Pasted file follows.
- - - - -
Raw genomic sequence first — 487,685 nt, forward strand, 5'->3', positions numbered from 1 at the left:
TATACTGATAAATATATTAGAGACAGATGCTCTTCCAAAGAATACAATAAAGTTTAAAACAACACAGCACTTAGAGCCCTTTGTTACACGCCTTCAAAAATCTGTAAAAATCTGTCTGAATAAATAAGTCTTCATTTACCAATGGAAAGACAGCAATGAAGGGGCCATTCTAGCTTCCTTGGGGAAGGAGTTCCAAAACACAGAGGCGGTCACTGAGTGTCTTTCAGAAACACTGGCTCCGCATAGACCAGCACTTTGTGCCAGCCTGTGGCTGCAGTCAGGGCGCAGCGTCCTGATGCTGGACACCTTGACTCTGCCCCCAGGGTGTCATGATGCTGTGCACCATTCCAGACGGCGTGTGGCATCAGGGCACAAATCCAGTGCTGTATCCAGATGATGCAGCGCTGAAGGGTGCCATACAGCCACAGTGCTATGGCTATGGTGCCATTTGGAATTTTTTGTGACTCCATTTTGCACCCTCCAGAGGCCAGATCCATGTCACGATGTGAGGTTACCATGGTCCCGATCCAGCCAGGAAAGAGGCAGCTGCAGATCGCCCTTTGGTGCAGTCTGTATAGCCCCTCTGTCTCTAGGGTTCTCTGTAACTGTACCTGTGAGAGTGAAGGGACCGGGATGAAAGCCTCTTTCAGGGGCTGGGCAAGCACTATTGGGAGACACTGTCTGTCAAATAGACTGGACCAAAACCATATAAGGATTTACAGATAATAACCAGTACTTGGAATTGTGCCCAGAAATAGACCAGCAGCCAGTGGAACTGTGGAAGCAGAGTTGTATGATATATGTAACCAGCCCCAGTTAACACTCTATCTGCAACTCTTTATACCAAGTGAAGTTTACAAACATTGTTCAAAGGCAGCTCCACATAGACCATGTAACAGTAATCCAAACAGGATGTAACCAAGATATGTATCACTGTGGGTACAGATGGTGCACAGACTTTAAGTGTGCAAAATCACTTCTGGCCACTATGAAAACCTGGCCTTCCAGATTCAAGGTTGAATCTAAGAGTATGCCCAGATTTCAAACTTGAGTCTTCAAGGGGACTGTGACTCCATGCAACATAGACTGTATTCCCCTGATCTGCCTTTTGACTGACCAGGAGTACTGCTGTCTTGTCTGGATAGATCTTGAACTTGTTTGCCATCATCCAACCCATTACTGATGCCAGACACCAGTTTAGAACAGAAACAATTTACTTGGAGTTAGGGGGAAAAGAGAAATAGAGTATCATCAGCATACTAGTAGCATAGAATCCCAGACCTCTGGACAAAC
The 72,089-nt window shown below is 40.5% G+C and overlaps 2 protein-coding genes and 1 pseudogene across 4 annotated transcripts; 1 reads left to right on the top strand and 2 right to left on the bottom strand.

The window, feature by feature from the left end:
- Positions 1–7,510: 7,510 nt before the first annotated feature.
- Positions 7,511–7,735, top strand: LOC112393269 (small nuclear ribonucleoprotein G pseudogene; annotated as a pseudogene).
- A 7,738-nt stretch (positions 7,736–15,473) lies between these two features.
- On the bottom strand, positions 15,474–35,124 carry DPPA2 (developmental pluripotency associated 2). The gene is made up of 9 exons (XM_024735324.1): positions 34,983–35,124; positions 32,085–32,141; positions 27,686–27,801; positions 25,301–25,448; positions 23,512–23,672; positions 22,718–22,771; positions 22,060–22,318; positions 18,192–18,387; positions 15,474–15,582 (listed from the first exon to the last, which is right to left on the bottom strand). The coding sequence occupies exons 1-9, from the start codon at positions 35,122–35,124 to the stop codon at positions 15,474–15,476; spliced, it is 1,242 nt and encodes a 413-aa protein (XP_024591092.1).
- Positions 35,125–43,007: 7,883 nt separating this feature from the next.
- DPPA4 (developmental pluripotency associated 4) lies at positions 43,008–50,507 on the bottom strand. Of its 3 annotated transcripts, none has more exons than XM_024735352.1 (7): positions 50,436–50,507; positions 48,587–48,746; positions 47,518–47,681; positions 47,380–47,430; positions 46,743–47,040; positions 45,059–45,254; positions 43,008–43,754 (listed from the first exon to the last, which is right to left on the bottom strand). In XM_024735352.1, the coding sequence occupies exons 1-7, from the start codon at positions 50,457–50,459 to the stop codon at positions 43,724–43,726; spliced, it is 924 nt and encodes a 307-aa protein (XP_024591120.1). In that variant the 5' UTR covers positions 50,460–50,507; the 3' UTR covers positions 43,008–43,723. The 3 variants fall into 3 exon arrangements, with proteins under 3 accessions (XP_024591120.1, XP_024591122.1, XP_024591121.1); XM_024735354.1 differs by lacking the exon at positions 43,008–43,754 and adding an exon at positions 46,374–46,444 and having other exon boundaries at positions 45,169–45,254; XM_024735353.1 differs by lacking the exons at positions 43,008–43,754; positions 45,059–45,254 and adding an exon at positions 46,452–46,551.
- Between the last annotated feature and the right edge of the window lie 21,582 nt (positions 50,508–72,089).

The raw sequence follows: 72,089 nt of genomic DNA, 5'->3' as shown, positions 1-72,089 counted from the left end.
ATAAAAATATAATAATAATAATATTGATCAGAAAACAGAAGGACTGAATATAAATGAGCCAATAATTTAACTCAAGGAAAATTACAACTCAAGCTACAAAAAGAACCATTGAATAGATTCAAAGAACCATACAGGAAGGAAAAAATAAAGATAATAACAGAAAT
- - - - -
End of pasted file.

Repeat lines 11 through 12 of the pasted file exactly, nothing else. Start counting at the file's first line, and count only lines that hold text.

- Between the last annotated feature and the right edge of the window lie 21,582 nt (positions 50,508–72,089).

The raw sequence follows: 72,089 nt of genomic DNA, 5'->3' as shown, positions 1-72,089 counted from the left end.